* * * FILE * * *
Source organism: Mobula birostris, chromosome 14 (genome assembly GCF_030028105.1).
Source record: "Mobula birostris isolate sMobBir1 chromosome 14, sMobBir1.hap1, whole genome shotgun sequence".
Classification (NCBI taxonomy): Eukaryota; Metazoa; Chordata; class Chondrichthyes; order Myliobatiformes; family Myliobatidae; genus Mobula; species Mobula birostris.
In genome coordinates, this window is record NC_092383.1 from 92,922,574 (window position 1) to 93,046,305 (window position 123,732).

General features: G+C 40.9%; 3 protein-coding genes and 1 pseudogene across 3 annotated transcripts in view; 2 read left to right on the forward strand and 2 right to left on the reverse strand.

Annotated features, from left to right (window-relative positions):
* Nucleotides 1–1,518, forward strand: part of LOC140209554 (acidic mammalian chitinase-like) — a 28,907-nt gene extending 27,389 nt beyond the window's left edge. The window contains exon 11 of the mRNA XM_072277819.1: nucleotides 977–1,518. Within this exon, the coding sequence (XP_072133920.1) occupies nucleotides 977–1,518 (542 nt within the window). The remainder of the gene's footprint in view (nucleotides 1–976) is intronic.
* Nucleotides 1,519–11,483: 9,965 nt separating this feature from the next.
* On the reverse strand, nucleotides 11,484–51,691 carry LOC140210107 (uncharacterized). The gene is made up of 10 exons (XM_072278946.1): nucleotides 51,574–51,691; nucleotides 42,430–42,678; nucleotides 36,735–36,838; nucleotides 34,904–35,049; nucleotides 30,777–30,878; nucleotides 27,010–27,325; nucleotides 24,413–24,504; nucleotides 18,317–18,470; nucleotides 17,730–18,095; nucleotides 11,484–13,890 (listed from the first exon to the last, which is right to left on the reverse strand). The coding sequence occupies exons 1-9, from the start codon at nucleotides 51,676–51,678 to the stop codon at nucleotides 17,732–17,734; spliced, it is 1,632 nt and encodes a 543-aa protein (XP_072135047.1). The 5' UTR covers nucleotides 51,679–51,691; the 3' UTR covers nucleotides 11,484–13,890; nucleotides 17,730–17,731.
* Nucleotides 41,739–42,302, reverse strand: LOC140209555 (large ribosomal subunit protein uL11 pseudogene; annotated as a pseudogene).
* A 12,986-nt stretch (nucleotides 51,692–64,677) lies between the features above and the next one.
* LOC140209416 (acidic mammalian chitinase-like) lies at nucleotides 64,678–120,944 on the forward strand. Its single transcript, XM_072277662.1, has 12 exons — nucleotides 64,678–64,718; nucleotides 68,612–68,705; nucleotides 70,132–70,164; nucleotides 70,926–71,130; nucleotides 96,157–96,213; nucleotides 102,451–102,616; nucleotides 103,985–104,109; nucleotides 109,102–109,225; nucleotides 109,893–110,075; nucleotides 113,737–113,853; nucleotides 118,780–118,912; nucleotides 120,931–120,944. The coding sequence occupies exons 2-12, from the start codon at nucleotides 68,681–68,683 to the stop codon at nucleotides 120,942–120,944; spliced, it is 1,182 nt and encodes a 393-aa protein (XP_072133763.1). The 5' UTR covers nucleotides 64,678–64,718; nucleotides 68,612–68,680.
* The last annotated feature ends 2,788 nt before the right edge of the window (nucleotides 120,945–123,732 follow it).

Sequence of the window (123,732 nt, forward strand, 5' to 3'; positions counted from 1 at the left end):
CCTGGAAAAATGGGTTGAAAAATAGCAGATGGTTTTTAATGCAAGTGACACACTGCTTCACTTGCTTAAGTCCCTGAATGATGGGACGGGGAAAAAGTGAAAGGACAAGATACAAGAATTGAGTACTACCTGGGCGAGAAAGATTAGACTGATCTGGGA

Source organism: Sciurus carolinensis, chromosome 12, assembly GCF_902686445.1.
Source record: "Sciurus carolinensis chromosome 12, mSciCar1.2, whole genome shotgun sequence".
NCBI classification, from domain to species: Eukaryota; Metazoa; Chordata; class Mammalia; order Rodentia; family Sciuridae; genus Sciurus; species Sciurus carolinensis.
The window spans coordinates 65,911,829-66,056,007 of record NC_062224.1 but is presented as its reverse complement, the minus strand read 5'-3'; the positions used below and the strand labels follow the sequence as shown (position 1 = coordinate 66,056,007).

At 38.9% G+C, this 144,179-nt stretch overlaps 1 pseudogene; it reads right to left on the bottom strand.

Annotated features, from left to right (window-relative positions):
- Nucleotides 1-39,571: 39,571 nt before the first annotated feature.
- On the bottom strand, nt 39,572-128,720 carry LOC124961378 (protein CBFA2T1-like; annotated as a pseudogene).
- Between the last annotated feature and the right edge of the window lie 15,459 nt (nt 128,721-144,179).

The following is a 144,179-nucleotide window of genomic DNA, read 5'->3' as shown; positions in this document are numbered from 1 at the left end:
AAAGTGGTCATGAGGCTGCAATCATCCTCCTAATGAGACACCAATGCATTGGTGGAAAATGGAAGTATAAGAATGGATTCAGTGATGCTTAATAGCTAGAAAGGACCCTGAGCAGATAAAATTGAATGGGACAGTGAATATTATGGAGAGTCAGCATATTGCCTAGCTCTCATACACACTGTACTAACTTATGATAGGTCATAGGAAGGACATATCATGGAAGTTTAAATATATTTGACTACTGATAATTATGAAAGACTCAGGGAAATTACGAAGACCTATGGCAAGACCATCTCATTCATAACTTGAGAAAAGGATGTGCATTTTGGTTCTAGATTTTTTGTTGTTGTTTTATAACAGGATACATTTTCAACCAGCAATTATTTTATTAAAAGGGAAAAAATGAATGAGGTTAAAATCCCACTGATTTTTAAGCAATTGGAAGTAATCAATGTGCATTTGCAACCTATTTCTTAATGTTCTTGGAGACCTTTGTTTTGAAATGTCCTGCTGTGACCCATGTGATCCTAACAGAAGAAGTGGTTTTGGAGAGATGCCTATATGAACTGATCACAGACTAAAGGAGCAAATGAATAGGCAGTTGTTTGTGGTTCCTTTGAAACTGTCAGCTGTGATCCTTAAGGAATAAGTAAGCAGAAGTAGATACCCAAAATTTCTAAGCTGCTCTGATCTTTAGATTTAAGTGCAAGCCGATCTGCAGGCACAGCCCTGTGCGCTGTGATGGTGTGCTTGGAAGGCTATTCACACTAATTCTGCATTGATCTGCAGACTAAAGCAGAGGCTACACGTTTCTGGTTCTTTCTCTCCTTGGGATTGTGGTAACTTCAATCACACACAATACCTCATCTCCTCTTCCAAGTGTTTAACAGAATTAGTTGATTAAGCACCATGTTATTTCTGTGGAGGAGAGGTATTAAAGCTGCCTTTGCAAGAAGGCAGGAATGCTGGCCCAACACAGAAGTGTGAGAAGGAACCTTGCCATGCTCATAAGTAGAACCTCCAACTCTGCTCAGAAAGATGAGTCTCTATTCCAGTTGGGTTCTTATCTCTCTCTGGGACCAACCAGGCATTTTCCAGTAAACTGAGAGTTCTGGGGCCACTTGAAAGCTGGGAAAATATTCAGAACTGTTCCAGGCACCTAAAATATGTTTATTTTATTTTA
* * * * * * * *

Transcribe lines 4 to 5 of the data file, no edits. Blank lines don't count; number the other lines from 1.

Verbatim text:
In genome coordinates, this window is record NC_092383.1 from 92,922,574 (window position 1) to 93,046,305 (window position 123,732).

General features: G+C 40.9%; 3 protein-coding genes and 1 pseudogene across 3 annotated transcripts in view; 2 read left to right on the forward strand and 2 right to left on the reverse strand.